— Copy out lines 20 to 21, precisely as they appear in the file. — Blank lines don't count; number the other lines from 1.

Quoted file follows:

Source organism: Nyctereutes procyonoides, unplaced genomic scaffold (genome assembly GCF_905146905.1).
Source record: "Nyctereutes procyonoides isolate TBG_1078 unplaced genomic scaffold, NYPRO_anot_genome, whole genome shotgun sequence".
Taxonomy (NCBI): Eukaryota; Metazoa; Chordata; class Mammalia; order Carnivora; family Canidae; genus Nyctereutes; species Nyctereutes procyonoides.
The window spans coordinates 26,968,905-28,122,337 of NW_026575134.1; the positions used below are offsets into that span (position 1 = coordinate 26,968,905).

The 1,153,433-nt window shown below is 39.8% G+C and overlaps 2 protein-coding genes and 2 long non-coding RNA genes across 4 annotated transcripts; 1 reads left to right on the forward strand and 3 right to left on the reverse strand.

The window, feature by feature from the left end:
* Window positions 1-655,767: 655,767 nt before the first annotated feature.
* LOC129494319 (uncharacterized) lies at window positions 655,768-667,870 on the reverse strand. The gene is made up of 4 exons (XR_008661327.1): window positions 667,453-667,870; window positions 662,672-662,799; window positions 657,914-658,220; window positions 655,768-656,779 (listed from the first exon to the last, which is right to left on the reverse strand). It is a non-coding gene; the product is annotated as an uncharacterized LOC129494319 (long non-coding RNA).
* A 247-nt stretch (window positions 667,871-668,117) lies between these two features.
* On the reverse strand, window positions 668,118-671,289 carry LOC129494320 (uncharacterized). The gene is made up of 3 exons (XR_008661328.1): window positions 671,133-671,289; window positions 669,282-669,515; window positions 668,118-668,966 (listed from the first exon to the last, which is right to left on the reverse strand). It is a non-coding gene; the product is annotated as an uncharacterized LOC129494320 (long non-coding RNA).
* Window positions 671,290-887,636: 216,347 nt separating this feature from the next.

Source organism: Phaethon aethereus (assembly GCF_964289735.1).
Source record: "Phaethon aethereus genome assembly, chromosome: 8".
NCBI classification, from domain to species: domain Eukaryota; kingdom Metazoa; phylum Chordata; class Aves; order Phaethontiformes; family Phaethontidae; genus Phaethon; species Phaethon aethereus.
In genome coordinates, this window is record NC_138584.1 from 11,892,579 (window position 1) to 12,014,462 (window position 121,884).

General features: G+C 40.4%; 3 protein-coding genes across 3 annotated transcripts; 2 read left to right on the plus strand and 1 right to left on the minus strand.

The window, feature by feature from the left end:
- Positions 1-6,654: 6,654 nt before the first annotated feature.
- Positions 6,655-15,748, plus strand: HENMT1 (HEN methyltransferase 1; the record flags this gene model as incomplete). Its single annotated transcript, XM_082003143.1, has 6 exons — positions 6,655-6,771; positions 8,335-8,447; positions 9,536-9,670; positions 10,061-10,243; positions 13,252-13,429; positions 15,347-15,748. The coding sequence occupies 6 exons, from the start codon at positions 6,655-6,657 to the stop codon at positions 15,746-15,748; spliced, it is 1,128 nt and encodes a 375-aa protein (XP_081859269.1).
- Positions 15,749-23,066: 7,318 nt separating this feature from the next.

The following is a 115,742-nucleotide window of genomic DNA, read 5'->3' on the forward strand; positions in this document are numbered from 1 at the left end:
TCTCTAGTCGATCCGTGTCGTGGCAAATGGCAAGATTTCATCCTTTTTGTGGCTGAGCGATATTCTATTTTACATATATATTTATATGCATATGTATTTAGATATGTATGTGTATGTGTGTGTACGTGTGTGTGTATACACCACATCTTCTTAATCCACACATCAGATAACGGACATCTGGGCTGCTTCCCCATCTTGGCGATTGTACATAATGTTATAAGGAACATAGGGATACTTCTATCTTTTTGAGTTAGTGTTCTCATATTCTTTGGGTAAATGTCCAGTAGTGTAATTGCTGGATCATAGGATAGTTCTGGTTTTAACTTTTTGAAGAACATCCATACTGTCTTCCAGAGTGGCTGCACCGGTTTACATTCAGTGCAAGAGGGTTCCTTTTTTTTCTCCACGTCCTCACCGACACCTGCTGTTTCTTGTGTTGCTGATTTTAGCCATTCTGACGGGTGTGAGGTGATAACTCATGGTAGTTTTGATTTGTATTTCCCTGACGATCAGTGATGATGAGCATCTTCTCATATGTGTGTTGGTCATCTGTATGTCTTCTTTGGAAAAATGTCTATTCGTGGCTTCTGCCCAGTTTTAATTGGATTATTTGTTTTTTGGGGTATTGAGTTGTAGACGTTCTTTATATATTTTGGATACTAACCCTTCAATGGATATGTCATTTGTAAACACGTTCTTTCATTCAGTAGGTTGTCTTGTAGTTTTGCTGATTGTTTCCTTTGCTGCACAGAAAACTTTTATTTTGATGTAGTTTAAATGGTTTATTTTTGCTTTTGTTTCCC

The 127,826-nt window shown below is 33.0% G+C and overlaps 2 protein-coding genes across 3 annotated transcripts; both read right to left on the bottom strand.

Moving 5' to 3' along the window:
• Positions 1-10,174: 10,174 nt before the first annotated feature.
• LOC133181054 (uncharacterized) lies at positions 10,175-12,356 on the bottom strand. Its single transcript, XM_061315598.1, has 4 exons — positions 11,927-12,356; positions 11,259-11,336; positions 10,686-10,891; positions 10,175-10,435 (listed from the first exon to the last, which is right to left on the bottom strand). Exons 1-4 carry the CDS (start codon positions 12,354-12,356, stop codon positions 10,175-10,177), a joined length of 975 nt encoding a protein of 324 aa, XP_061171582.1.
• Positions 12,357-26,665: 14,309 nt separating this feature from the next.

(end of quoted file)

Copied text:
- Positions 15,749-23,066: 7,318 nt separating this feature from the next.

The following is a 115,742-nucleotide window of genomic DNA, read 5'->3' on the forward strand; positions in this document are numbered from 1 at the left end: